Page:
Health 2.0 Middle East — Personal/Public Health: Location, Location, Location
The Health 2.0 Middle East – Dubai Conference will feature an exciting keynote by Bill Davenhall on geomedicine. Mr. Davenhall served as the Global Health and Human Services Solutions Manager at ESRI the largest geographic information system (GIS) software developer in the world. The conference will be held 27th-28th January, 2013 at the majestic Jumeirah Beach Hotel.
Mr. Davenhall will describe his work in the field of geomedicine – the intersection of public health knowledge with personal medicine through the use of geography. Global health begins at home. The obligation of nations to help citizens have a safe, healthy passage through life is neither a small nor simple matter — not one taken lightly by the health authorities of the UAE. All of which are supporting and attending the Health 2.0 Middle East conference.
What Is Geomedicine?
At the present time, very little health-relevant geographic information is available to a clinician at the time of a medical diagnostic encounter, and it is certainly not a typical part of a comprehensive medical record. Geomedicine uses modern information technology to deliver information on a patient’s potential environmental exposures into the hands of the clinician while they are in the examination room.
Mr. Davenhall will describe the uses of geographic information in disease surveillance and the growing use of GIS in today’s public and population health. GIS provides a powerful set of tools for understanding health risks to populations and for planning and evaluating interventions to improve population health.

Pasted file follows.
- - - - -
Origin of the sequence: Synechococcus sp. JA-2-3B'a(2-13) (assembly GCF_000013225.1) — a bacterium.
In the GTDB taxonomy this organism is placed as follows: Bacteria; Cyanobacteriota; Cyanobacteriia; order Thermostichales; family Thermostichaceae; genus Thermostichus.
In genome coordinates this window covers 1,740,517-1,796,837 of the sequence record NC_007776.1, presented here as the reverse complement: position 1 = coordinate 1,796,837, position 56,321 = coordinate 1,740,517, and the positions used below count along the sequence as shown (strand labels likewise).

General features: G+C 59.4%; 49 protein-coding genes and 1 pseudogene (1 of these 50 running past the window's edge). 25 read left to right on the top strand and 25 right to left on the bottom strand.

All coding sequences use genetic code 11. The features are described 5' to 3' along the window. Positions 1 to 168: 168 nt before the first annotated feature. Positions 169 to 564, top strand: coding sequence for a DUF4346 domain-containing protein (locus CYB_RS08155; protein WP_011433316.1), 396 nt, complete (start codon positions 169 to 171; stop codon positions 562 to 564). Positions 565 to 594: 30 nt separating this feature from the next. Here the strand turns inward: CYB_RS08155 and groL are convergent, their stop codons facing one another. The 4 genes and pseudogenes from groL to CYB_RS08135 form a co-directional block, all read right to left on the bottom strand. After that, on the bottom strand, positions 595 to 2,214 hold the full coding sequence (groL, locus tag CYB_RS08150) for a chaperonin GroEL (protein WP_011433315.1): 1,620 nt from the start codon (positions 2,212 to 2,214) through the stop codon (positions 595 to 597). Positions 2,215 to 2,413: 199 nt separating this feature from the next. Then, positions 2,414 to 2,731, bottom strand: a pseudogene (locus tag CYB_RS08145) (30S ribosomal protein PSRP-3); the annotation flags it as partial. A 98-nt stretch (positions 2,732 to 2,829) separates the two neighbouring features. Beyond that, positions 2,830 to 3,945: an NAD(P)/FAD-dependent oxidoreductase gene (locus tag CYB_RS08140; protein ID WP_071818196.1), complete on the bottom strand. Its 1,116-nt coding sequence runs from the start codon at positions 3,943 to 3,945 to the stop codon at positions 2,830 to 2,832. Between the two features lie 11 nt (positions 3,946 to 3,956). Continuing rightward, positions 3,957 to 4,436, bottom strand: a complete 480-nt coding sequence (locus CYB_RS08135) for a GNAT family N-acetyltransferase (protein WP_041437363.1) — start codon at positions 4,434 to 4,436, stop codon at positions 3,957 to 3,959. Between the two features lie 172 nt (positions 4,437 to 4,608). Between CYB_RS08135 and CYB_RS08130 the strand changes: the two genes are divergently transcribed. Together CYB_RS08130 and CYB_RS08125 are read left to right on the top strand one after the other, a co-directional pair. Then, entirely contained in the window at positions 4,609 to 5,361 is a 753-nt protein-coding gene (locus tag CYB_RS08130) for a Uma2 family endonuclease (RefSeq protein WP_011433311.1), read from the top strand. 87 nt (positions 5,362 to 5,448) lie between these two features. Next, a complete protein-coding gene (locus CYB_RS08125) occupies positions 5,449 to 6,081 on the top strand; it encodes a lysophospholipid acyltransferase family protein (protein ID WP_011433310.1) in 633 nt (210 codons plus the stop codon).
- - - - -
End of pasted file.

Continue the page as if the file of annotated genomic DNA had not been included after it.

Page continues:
Think of geomedicine as your personal health surveillance system, says Mr. Davenhall always turned on and always vigilant about sensing changes in your environments (communities, neighborhoods, households and worksites, both past and present) that might impact your health. Geomedicine has the capacity to become that platform — a new medical informatics specialty devoted to bringing all the data together intelligently to actually do something to help you and your doctor keep you healthy. Only though informed informational partnerships with our personal physicians and our public health professionals will we be better served by what is revealed through the modern geographic microscope!
Those who are building electronic health records (EHR)— supposedly for the benefit of patients and health-seeking consumers—must make sure we have a reliable way to link our personal place history to the sophisticated electronic health records they are building now, says Mr. Davenhall. The Health 2.0 conference will also feature a session exploring EHR applications and their most commonly used functions for supporting clinicians’ needs across the continuum of care.